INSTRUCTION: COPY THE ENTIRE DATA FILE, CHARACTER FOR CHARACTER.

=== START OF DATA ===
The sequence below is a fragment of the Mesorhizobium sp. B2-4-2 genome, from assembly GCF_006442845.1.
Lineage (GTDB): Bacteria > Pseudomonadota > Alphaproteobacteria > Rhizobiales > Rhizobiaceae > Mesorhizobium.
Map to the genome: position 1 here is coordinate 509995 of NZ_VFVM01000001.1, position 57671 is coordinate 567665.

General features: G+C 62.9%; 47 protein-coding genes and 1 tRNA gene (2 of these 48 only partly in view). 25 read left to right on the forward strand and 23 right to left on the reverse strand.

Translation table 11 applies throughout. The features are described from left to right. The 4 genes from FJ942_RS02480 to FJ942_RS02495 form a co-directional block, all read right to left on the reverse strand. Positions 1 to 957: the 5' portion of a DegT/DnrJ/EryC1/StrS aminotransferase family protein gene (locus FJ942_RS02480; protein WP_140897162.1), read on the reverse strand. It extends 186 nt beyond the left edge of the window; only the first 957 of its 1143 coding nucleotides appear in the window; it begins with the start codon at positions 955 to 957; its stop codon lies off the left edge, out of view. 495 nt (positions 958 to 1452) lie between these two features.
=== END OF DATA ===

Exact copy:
The sequence below is a fragment of the Mesorhizobium sp. B2-4-2 genome, from assembly GCF_006442845.1.
Lineage (GTDB): Bacteria > Pseudomonadota > Alphaproteobacteria > Rhizobiales > Rhizobiaceae > Mesorhizobium.
Map to the genome: position 1 here is coordinate 509995 of NZ_VFVM01000001.1, position 57671 is coordinate 567665.

General features: G+C 62.9%; 47 protein-coding genes and 1 tRNA gene (2 of these 48 only partly in view). 25 read left to right on the forward strand and 23 right to left on the reverse strand.

Translation table 11 applies throughout. The features are described from left to right. The 4 genes from FJ942_RS02480 to FJ942_RS02495 form a co-directional block, all read right to left on the reverse strand. Positions 1 to 957: the 5' portion of a DegT/DnrJ/EryC1/StrS aminotransferase family protein gene (locus FJ942_RS02480; protein WP_140897162.1), read on the reverse strand. It extends 186 nt beyond the left edge of the window; only the first 957 of its 1143 coding nucleotides appear in the window; it begins with the start codon at positions 955 to 957; its stop codon lies off the left edge, out of view. 495 nt (positions 958 to 1452) lie between these two features.